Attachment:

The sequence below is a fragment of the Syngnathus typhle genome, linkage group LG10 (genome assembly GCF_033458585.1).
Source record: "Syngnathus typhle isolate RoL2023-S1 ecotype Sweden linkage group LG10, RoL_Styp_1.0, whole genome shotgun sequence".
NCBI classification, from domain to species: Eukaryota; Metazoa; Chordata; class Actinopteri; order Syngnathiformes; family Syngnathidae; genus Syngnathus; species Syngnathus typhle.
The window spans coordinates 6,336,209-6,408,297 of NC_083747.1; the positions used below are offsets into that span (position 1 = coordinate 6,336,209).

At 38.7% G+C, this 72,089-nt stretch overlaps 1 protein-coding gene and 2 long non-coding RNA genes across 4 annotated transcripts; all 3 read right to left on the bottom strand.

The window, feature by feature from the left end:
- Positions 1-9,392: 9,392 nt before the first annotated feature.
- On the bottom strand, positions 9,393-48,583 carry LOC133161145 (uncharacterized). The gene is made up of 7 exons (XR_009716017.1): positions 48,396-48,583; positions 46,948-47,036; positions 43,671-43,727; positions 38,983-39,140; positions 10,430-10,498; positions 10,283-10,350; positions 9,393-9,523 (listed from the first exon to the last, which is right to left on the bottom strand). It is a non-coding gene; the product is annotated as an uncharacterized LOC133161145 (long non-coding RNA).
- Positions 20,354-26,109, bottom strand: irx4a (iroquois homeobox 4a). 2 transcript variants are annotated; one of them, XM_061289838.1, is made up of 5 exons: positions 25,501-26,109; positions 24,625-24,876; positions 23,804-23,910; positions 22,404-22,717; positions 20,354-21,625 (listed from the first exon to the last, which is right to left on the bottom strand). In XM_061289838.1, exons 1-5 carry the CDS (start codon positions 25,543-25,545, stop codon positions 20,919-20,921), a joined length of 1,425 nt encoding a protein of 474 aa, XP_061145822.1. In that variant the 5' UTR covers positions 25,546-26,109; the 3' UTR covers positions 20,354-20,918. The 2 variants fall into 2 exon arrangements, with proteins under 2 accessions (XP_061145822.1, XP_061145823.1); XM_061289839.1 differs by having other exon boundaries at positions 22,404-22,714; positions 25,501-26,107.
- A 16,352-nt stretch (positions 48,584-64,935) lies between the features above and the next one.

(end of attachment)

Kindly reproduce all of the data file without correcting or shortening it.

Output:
The sequence below is a fragment of the Syngnathus typhle genome, linkage group LG10 (genome assembly GCF_033458585.1).
Source record: "Syngnathus typhle isolate RoL2023-S1 ecotype Sweden linkage group LG10, RoL_Styp_1.0, whole genome shotgun sequence".
NCBI classification, from domain to species: Eukaryota; Metazoa; Chordata; class Actinopteri; order Syngnathiformes; family Syngnathidae; genus Syngnathus; species Syngnathus typhle.
The window spans coordinates 6,336,209-6,408,297 of NC_083747.1; the positions used below are offsets into that span (position 1 = coordinate 6,336,209).

At 38.7% G+C, this 72,089-nt stretch overlaps 1 protein-coding gene and 2 long non-coding RNA genes across 4 annotated transcripts; all 3 read right to left on the bottom strand.

The window, feature by feature from the left end:
- Positions 1-9,392: 9,392 nt before the first annotated feature.
- On the bottom strand, positions 9,393-48,583 carry LOC133161145 (uncharacterized). The gene is made up of 7 exons (XR_009716017.1): positions 48,396-48,583; positions 46,948-47,036; positions 43,671-43,727; positions 38,983-39,140; positions 10,430-10,498; positions 10,283-10,350; positions 9,393-9,523 (listed from the first exon to the last, which is right to left on the bottom strand). It is a non-coding gene; the product is annotated as an uncharacterized LOC133161145 (long non-coding RNA).
- Positions 20,354-26,109, bottom strand: irx4a (iroquois homeobox 4a). 2 transcript variants are annotated; one of them, XM_061289838.1, is made up of 5 exons: positions 25,501-26,109; positions 24,625-24,876; positions 23,804-23,910; positions 22,404-22,717; positions 20,354-21,625 (listed from the first exon to the last, which is right to left on the bottom strand). In XM_061289838.1, exons 1-5 carry the CDS (start codon positions 25,543-25,545, stop codon positions 20,919-20,921), a joined length of 1,425 nt encoding a protein of 474 aa, XP_061145822.1. In that variant the 5' UTR covers positions 25,546-26,109; the 3' UTR covers positions 20,354-20,918. The 2 variants fall into 2 exon arrangements, with proteins under 2 accessions (XP_061145822.1, XP_061145823.1); XM_061289839.1 differs by having other exon boundaries at positions 22,404-22,714; positions 25,501-26,107.
- A 16,352-nt stretch (positions 48,584-64,935) lies between the features above and the next one.